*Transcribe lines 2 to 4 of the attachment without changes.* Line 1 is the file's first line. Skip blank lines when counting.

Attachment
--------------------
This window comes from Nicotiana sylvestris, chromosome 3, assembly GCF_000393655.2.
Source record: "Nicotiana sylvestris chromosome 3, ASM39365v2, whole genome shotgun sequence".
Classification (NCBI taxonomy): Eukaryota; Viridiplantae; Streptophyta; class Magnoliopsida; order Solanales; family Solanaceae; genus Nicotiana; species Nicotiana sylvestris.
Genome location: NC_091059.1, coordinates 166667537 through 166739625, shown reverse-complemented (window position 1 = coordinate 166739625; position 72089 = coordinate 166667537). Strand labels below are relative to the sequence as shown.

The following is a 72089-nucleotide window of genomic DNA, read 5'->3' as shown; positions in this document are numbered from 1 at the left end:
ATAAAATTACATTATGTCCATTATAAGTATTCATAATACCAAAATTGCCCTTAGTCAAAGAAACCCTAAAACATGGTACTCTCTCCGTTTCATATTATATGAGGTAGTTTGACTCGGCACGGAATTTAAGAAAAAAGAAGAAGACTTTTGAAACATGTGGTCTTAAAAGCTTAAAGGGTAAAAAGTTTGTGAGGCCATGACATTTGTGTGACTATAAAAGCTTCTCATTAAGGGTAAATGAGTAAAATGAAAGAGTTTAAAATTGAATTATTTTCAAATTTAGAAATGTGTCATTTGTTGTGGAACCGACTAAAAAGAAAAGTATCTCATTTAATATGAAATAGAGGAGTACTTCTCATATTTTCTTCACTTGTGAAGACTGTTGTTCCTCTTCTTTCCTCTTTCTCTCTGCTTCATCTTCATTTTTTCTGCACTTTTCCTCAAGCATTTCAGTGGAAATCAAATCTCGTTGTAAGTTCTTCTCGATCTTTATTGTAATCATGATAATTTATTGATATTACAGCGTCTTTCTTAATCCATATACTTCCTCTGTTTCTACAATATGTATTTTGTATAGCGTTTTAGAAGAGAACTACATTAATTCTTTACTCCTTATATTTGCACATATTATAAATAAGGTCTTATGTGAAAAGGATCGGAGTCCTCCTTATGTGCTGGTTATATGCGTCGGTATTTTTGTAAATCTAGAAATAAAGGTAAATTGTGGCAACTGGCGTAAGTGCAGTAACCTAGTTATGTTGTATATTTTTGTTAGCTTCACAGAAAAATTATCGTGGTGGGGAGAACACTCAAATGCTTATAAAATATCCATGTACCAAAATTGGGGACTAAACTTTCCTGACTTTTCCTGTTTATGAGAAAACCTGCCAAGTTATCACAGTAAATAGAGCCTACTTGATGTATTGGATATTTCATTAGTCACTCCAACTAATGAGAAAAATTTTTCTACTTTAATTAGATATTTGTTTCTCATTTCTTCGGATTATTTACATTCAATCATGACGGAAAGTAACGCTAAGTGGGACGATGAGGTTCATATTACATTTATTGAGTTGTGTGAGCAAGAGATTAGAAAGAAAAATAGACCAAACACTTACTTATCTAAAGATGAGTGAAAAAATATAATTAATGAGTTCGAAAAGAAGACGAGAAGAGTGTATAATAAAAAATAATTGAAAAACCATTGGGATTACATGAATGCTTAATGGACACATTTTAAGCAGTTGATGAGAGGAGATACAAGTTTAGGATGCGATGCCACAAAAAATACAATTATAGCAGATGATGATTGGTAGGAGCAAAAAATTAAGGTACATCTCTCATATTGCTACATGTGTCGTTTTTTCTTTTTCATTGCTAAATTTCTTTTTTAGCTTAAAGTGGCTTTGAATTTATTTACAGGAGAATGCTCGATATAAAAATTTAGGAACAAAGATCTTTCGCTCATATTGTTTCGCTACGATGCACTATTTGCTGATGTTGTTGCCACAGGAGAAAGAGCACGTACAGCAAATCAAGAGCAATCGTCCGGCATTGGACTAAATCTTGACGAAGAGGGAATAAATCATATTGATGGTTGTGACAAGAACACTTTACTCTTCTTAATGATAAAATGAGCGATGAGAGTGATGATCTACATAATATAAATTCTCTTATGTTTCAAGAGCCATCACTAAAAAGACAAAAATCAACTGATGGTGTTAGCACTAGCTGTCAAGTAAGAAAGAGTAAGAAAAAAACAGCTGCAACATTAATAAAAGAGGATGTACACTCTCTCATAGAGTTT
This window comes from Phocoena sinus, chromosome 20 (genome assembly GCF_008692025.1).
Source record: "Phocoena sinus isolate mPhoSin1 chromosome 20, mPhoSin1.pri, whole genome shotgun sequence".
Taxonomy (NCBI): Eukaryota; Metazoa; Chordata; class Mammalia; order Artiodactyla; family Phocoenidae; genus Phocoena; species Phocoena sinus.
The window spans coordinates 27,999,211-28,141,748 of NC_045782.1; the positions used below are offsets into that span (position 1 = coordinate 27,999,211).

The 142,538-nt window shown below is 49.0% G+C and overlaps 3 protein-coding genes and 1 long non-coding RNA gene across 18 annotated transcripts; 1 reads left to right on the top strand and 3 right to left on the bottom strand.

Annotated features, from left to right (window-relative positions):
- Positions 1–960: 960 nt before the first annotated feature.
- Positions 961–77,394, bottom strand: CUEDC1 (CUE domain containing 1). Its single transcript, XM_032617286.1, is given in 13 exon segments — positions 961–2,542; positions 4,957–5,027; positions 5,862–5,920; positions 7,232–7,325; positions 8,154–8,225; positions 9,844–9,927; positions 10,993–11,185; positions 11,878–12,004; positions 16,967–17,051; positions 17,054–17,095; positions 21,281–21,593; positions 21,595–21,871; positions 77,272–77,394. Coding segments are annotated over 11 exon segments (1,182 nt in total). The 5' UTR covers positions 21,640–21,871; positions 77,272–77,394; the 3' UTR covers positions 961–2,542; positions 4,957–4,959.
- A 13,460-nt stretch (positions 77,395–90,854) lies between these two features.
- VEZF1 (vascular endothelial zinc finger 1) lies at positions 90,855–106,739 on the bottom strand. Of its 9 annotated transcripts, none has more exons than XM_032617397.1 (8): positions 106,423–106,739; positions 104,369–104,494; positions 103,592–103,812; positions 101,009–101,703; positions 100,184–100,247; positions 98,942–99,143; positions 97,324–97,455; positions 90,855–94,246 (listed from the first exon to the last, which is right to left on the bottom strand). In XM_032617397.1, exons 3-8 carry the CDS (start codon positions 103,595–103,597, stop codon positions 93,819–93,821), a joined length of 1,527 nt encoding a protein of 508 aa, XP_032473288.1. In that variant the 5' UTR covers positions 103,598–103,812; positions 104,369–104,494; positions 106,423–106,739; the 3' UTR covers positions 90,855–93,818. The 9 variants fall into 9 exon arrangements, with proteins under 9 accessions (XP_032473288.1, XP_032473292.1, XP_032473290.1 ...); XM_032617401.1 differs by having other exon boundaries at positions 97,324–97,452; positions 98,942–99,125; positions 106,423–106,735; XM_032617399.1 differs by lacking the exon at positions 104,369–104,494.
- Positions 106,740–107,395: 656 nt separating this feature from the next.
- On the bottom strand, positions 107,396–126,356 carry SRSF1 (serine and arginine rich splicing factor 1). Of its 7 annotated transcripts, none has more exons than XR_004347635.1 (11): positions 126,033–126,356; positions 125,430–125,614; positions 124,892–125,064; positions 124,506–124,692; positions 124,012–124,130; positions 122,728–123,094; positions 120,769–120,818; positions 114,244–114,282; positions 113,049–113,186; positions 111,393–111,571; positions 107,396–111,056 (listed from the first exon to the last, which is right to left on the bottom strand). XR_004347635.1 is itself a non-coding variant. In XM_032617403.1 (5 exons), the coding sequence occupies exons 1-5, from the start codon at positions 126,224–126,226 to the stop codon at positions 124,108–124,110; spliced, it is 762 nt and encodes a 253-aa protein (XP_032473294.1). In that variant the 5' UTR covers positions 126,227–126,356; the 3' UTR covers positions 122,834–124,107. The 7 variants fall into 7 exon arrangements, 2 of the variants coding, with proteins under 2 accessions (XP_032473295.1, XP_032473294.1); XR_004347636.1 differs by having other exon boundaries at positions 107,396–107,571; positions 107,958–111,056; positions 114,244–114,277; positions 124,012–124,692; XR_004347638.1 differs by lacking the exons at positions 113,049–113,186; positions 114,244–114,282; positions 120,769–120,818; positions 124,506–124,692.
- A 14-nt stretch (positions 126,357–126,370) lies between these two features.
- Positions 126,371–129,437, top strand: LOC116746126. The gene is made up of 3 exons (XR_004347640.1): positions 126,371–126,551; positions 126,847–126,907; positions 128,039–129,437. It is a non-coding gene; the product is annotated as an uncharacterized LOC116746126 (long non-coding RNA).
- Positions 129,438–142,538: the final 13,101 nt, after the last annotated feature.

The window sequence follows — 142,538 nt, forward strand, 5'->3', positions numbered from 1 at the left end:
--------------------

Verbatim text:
Source record: "Nicotiana sylvestris chromosome 3, ASM39365v2, whole genome shotgun sequence".
Classification (NCBI taxonomy): Eukaryota; Viridiplantae; Streptophyta; class Magnoliopsida; order Solanales; family Solanaceae; genus Nicotiana; species Nicotiana sylvestris.
Genome location: NC_091059.1, coordinates 166667537 through 166739625, shown reverse-complemented (window position 1 = coordinate 166739625; position 72089 = coordinate 166667537). Strand labels below are relative to the sequence as shown.